At Radio Alice on 19th September, we were served up learnings from those behind thriving food and drink ventures.
On Tuesday 19th September, building on the success of our first event in the space, we returned to pizzeria Radio Alice’s Hoxton Square restaurant, welcoming a fresh trio of seasoned panellists. They discussed their experiences of launching focused propositions into the super-competitive food and drink market — and the things they've learned in the process.
Joining us was Alex Petrides, co-founder of allplants. Part of the original PROPERCORN team, Alex has moved his attention from popcorn to plants, launching allplants with his brother last year. From creamy coconut béchamel to spicy jerk jackfruit, allplants prepares and delivers hand-made, 100% plant-based meals to its customers’ doors.
Alongside him was Joe Benn, co-founder of Ugly Drinks. After working as part of the core team of Vita Coco coconut water, Joe launched Ugly Drinks as an unsweetened, naturally infused water range with no preservatives — ugly because it has nothing to hide. Coming in four flavours, the bold message the drinks promote — no unobtainable lifestyles or youth-giving properties — is proving successful.
To complement the foodie founders' perspectives of Alex and Joe, we heard from Charlie Smith, founder of the eponymous design studio. Charlie and her team have worked alongside various food and drinks entrepreneurs, including the teams behind Byron, Foxlow and indeed Radio Alice itself.
Here’s what we learnt.
Discussing the recent identity work for Radio Alice, Charlie Smith talked about how, for new companies launching, the key is to first tease out what the business’s USP is, in order to become recognisable and grow. Radio Alice is a very Italian brand, with roots in Bologna and ingredients sourced from small-scale Italian suppliers, and so the challenge was to try and make it ‘uniquely Italian’. This led to specific designs that brought out the company’s unique points – for example its name, which derives from the pirate radio station born out of the Bologna student protests in 1970.
Similarly Joe from Ugly Drinks discussed how a strong brand message positioned them apart from competitors. “If you’re marketing to everyone then you’re not disrupting enough”, he said in regards to their punchy branding as ‘Ugly’ seeming counter-intuitive. The point is not to try and cater to everyone, whilst still listening to feedback. In the early stages after a product recall, Ugly took responses on board to make it sparkling, and to use cans instead of bottles. Changes and mistakes are to be expected, and Joe emphasised being open with stakeholders at every stage of development.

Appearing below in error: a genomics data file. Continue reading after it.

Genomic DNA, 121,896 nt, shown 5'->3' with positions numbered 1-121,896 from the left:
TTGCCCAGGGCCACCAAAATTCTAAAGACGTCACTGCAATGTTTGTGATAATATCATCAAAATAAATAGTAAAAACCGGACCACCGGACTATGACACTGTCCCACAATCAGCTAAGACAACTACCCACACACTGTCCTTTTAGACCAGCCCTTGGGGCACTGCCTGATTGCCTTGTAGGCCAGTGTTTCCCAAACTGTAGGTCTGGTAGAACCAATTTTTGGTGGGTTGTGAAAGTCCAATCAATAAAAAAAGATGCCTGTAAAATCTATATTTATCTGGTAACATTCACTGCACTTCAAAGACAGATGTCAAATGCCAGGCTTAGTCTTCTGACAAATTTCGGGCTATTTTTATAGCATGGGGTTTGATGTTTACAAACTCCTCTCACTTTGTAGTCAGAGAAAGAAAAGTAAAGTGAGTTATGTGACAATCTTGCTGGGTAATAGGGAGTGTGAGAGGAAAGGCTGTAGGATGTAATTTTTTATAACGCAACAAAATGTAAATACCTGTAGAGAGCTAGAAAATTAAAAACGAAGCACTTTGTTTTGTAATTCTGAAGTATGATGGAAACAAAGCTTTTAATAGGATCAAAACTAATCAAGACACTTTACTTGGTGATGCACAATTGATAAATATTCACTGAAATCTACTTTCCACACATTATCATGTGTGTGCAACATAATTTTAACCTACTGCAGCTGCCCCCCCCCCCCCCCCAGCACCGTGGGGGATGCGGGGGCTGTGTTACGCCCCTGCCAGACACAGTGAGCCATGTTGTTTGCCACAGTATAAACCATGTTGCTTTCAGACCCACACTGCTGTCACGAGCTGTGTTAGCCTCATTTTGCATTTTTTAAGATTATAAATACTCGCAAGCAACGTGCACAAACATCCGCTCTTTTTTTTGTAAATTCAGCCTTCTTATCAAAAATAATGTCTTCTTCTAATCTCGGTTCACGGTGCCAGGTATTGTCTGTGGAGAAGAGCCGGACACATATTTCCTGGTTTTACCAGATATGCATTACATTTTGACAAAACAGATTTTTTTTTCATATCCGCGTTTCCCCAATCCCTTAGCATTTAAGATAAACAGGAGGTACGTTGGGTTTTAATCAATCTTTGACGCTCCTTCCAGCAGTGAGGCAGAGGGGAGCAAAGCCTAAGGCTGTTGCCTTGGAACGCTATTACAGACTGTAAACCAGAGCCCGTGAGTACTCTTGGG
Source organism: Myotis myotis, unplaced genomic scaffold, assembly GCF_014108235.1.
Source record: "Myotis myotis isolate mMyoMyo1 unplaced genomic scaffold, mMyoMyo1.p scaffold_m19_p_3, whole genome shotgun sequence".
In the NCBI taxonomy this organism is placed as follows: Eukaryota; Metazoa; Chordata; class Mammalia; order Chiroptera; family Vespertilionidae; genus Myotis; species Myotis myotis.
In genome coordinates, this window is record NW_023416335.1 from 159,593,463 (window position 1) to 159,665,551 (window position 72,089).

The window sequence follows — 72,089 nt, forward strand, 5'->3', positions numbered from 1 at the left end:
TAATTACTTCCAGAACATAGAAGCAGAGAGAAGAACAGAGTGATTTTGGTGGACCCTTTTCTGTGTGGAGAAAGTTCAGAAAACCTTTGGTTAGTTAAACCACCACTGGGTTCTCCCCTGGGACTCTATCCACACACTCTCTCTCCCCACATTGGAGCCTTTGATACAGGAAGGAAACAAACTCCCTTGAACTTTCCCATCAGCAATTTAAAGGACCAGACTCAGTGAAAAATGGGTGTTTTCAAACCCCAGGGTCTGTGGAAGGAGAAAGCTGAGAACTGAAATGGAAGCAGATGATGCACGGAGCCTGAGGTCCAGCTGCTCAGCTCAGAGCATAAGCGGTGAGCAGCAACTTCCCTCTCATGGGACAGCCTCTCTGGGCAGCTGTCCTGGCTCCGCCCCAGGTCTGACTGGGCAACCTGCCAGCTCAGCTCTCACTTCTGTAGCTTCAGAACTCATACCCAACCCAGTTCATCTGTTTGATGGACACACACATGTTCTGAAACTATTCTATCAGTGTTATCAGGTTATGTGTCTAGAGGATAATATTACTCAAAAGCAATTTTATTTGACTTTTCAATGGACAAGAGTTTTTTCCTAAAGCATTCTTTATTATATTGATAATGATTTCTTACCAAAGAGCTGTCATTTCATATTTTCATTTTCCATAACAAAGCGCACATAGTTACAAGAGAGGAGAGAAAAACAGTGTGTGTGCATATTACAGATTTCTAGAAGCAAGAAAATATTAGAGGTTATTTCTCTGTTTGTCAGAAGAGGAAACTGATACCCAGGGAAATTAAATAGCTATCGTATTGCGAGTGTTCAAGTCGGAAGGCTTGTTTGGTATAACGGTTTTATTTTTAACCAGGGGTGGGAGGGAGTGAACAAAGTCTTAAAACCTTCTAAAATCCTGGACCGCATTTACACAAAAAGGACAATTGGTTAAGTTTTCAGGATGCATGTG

Alex and his brother JP listened carefully to customers about what they wanted in the early stages of launching allplants, positioning the company as very community driven. With a genuine motive to add fuel to the vegan movement, rather than just make profit, Alex said the business has had an organic growth with a focus on building a culture. With 50% of customers actually sending their recyclable packaging back to headquarters to be reused, building a level of trust and understanding has helped allplants work and move forward.
The added benefit of Alex being able to completely design the customer experience — as the product isn’t on store shelves — has also allowed for personal and unique consumer engagement. For Joe the natural desire for Ugly Water came from people genuinely wanting to replace their Diet Coke habits, and responding to tongue-and-cheek copy that didn’t emphasise any health benefits. Without pushing the product's message down people’s throats, Joe mentioned that with a disruptive brand it’s important to use your own people to run in-store sampling rather than outsourcing companies, so they really ‘get’ the product.
Charlie discussed using different ways to market the pizzeria, for example using pizza making masterclasses and, introducing the new business on more ‘nerdy’ platforms where people are naturally in tune with new developments in – in this case – pizza, with links to sustainable farming and ethical production. This then gave direction to how printed materials might look, such as the menu which is smaller and focused on doing fewer things very well.
Together Is Better
Joe recommended starting up with a co-founder, two heads ultimately driving the company forward faster. Coming from Vita Coco, he said in hindsight he would have told his former boss and colleagues that he was working on a competitor venture because openness is key, with support often coming from unlikely places.
Although allplants started out initially self-funded in the testing stages, it now has nineteen investors, with no majority stakeholder. Alex explained that this also plays into their community driven ethos, helping them find investors who were drawn to the socially driven aspect and the company's pending B Corp status. In the current time, the benefit of launching a small business means they're in a place to start immediately building a social and ethical transparency, one which the general public are naturally looking for.
Location:16 Hoxton Square,
London, N1 6NT,
Start:19th September, 2017 at 6:00pm
End:19th September, 2017 at 8:30pm